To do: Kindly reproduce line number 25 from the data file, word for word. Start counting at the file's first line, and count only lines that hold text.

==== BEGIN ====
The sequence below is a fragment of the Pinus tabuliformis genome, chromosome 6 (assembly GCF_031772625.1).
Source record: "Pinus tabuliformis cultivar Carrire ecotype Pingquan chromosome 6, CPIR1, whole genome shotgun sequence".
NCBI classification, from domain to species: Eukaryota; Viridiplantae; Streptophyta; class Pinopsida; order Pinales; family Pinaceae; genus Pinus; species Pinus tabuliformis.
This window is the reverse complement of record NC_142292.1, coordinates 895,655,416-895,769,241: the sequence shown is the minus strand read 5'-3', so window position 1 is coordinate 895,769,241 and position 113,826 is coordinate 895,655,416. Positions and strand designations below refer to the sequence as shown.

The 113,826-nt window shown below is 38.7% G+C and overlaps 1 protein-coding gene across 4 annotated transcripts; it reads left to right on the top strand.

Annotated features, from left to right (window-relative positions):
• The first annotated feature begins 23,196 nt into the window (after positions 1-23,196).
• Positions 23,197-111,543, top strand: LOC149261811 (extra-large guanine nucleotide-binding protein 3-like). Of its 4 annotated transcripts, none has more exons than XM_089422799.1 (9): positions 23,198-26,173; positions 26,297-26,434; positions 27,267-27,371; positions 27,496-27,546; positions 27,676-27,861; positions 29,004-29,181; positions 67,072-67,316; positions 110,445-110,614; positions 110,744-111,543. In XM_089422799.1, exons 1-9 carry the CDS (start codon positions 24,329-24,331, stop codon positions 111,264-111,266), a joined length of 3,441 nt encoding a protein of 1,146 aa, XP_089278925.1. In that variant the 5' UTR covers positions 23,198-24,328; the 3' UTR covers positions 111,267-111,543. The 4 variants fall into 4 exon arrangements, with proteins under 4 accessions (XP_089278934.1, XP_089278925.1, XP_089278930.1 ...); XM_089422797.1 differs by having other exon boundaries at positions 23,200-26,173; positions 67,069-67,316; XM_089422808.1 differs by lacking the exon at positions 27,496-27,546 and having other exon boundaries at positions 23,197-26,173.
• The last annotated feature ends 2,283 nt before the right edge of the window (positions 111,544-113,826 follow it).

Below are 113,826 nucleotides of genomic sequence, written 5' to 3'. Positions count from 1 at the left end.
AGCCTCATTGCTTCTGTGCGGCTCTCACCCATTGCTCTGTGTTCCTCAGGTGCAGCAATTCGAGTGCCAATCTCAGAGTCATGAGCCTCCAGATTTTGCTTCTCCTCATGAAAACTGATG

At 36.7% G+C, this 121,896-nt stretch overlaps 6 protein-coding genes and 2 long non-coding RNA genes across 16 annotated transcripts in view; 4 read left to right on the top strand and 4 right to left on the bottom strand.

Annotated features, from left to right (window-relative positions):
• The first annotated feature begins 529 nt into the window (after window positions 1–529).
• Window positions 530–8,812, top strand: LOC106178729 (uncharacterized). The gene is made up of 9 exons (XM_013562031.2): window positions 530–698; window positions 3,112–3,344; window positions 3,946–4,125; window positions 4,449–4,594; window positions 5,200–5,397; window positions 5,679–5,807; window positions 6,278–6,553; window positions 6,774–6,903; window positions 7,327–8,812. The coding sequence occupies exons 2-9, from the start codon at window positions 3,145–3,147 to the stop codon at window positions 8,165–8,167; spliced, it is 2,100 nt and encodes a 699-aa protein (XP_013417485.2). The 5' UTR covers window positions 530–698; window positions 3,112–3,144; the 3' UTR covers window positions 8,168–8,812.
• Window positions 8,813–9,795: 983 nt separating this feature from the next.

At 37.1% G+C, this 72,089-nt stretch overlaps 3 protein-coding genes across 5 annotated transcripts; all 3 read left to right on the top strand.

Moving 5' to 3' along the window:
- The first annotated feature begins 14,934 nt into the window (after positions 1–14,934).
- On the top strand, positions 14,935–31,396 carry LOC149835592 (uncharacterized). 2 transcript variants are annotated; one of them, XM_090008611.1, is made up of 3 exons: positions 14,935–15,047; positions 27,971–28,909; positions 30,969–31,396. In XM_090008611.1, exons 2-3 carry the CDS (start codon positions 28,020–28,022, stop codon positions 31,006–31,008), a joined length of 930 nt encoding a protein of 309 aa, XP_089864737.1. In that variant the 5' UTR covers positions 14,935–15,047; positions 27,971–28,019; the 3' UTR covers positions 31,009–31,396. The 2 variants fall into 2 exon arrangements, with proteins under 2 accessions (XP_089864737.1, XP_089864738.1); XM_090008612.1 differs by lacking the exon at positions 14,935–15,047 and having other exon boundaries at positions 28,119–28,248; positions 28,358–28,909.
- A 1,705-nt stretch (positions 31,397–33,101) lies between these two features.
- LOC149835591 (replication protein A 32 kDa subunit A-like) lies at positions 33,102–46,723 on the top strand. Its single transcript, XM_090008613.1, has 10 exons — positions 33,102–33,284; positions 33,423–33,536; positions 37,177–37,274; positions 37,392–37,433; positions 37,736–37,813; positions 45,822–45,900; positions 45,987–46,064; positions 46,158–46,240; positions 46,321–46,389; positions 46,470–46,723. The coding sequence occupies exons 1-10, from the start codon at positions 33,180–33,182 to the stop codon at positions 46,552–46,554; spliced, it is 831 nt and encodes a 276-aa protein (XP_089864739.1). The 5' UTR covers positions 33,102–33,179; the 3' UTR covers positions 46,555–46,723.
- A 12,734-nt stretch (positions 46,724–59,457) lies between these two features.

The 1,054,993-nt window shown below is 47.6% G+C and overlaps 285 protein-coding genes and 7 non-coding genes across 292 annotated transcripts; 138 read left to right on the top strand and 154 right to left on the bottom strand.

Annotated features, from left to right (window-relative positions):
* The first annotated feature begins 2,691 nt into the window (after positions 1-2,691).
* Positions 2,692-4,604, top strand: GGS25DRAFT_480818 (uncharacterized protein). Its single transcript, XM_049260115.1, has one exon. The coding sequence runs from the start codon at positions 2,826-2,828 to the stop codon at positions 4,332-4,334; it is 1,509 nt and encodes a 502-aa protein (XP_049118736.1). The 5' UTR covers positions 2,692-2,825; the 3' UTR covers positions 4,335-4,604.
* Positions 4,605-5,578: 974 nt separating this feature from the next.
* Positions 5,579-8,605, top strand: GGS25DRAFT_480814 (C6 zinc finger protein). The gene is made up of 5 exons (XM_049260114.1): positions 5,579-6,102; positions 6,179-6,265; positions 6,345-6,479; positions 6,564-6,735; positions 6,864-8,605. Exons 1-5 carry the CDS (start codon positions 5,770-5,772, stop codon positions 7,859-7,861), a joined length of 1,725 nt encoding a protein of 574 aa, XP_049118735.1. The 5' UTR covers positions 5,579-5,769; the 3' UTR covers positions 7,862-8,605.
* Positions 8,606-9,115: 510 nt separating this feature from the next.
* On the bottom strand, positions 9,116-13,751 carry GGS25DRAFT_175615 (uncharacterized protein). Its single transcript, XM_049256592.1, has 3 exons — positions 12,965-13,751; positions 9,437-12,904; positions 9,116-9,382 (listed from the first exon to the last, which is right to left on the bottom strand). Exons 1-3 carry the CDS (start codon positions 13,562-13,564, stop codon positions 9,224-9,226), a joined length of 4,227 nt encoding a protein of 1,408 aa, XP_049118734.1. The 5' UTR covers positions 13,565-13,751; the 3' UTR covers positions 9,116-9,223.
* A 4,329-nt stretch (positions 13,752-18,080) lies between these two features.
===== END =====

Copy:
Annotated features, from left to right (window-relative positions):